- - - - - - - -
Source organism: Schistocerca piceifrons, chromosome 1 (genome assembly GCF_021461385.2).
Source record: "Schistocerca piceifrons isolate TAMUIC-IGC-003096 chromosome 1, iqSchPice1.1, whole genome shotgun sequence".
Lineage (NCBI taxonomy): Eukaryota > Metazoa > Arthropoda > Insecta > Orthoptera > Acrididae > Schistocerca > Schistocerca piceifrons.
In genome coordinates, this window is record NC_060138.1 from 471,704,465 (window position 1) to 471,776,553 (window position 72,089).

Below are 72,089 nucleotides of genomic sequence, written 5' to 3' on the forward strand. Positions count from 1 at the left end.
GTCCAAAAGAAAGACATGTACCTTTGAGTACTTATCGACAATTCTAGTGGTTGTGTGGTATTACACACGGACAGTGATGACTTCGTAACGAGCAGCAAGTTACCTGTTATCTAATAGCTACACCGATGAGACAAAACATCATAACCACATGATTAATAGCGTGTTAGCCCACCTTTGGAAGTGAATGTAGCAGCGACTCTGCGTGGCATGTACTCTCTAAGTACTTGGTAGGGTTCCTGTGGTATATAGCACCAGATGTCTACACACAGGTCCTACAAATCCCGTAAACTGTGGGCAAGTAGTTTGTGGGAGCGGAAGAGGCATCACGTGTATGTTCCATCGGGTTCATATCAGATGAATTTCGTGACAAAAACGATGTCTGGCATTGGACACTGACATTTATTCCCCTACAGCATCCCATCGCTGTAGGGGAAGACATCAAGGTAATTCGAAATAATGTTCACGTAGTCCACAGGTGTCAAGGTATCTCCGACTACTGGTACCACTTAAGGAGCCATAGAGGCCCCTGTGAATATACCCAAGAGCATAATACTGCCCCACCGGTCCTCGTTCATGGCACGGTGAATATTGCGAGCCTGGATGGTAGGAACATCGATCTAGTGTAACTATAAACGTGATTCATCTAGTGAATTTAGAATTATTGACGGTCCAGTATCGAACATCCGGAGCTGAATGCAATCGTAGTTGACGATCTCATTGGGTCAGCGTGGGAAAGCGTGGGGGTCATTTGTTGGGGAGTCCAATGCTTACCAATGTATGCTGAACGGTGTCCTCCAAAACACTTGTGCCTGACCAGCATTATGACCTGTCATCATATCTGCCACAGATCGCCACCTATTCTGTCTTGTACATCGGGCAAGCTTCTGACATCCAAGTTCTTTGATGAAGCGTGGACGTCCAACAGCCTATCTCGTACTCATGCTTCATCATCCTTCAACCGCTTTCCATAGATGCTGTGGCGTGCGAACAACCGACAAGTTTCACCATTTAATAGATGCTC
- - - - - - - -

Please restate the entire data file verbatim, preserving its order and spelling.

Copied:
Source organism: Schistocerca piceifrons, chromosome 1 (genome assembly GCF_021461385.2).
Source record: "Schistocerca piceifrons isolate TAMUIC-IGC-003096 chromosome 1, iqSchPice1.1, whole genome shotgun sequence".
Lineage (NCBI taxonomy): Eukaryota > Metazoa > Arthropoda > Insecta > Orthoptera > Acrididae > Schistocerca > Schistocerca piceifrons.
In genome coordinates, this window is record NC_060138.1 from 471,704,465 (window position 1) to 471,776,553 (window position 72,089).

Below are 72,089 nucleotides of genomic sequence, written 5' to 3' on the forward strand. Positions count from 1 at the left end.
GTCCAAAAGAAAGACATGTACCTTTGAGTACTTATCGACAATTCTAGTGGTTGTGTGGTATTACACACGGACAGTGATGACTTCGTAACGAGCAGCAAGTTACCTGTTATCTAATAGCTACACCGATGAGACAAAACATCATAACCACATGATTAATAGCGTGTTAGCCCACCTTTGGAAGTGAATGTAGCAGCGACTCTGCGTGGCATGTACTCTCTAAGTACTTGGTAGGGTTCCTGTGGTATATAGCACCAGATGTCTACACACAGGTCCTACAAATCCCGTAAACTGTGGGCAAGTAGTTTGTGGGAGCGGAAGAGGCATCACGTGTATGTTCCATCGGGTTCATATCAGATGAATTTCGTGACAAAAACGATGTCTGGCATTGGACACTGACATTTATTCCCCTACAGCATCCCATCGCTGTAGGGGAAGACATCAAGGTAATTCGAAATAATGTTCACGTAGTCCACAGGTGTCAAGGTATCTCCGACTACTGGTACCACTTAAGGAGCCATAGAGGCCCCTGTGAATATACCCAAGAGCATAATACTGCCCCACCGGTCCTCGTTCATGGCACGGTGAATATTGCGAGCCTGGATGGTAGGAACATCGATCTAGTGTAACTATAAACGTGATTCATCTAGTGAATTTAGAATTATTGACGGTCCAGTATCGAACATCCGGAGCTGAATGCAATCGTAGTTGACGATCTCATTGGGTCAGCGTGGGAAAGCGTGGGGGTCATTTGTTGGGGAGTCCAATGCTTACCAATGTATGCTGAACGGTGTCCTCCAAAACACTTGTGCCTGACCAGCATTATGACCTGTCATCATATCTGCCACAGATCGCCACCTATTCTGTCTTGTACATCGGGCAAGCTTCTGACATCCAAGTTCTTTGATGAAGCGTGGACGTCCAACAGCCTATCTCGTACTCATGCTTCATCATCCTTCAACCGCTTTCCATAGATGCTGTGGCGTGCGAACAACCGACAAGTTTCACCATTTAATAGATGCTC